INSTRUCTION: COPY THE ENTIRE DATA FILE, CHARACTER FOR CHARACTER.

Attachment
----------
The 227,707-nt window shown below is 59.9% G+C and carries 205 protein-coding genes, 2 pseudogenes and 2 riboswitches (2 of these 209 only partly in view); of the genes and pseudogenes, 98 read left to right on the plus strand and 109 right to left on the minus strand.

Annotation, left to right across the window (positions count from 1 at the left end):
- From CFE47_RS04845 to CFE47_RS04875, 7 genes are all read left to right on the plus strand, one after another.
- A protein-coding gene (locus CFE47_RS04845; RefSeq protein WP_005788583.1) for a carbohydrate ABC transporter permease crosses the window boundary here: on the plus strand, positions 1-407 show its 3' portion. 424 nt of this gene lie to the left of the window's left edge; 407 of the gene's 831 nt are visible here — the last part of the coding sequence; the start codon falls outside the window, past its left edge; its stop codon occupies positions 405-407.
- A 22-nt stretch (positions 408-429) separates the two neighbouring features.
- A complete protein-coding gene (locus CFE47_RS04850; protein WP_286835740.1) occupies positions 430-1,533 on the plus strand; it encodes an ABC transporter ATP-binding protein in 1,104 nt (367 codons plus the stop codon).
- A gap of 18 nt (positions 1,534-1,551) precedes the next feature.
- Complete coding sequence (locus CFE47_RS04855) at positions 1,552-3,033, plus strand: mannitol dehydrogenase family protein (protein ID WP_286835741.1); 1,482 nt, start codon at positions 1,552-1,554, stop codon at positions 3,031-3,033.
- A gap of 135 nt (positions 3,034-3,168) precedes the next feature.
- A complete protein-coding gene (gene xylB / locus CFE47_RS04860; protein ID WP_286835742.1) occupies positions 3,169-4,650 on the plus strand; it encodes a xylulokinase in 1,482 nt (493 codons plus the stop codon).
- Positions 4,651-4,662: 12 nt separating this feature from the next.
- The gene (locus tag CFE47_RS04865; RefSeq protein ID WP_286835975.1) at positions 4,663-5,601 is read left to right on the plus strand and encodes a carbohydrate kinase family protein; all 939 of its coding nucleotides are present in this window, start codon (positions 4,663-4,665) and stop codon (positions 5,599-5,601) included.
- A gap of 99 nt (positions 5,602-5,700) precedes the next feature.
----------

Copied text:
The 227,707-nt window shown below is 59.9% G+C and carries 205 protein-coding genes, 2 pseudogenes and 2 riboswitches (2 of these 209 only partly in view); of the genes and pseudogenes, 98 read left to right on the plus strand and 109 right to left on the minus strand.

Annotation, left to right across the window (positions count from 1 at the left end):
- From CFE47_RS04845 to CFE47_RS04875, 7 genes are all read left to right on the plus strand, one after another.
- A protein-coding gene (locus CFE47_RS04845; RefSeq protein WP_005788583.1) for a carbohydrate ABC transporter permease crosses the window boundary here: on the plus strand, positions 1-407 show its 3' portion. 424 nt of this gene lie to the left of the window's left edge; 407 of the gene's 831 nt are visible here — the last part of the coding sequence; the start codon falls outside the window, past its left edge; its stop codon occupies positions 405-407.
- A 22-nt stretch (positions 408-429) separates the two neighbouring features.
- A complete protein-coding gene (locus CFE47_RS04850; protein WP_286835740.1) occupies positions 430-1,533 on the plus strand; it encodes an ABC transporter ATP-binding protein in 1,104 nt (367 codons plus the stop codon).
- A gap of 18 nt (positions 1,534-1,551) precedes the next feature.
- Complete coding sequence (locus CFE47_RS04855) at positions 1,552-3,033, plus strand: mannitol dehydrogenase family protein (protein ID WP_286835741.1); 1,482 nt, start codon at positions 1,552-1,554, stop codon at positions 3,031-3,033.
- A gap of 135 nt (positions 3,034-3,168) precedes the next feature.
- A complete protein-coding gene (gene xylB / locus CFE47_RS04860; protein ID WP_286835742.1) occupies positions 3,169-4,650 on the plus strand; it encodes a xylulokinase in 1,482 nt (493 codons plus the stop codon).
- Positions 4,651-4,662: 12 nt separating this feature from the next.
- The gene (locus tag CFE47_RS04865; RefSeq protein ID WP_286835975.1) at positions 4,663-5,601 is read left to right on the plus strand and encodes a carbohydrate kinase family protein; all 939 of its coding nucleotides are present in this window, start codon (positions 4,663-4,665) and stop codon (positions 5,599-5,601) included.
- A gap of 99 nt (positions 5,602-5,700) precedes the next feature.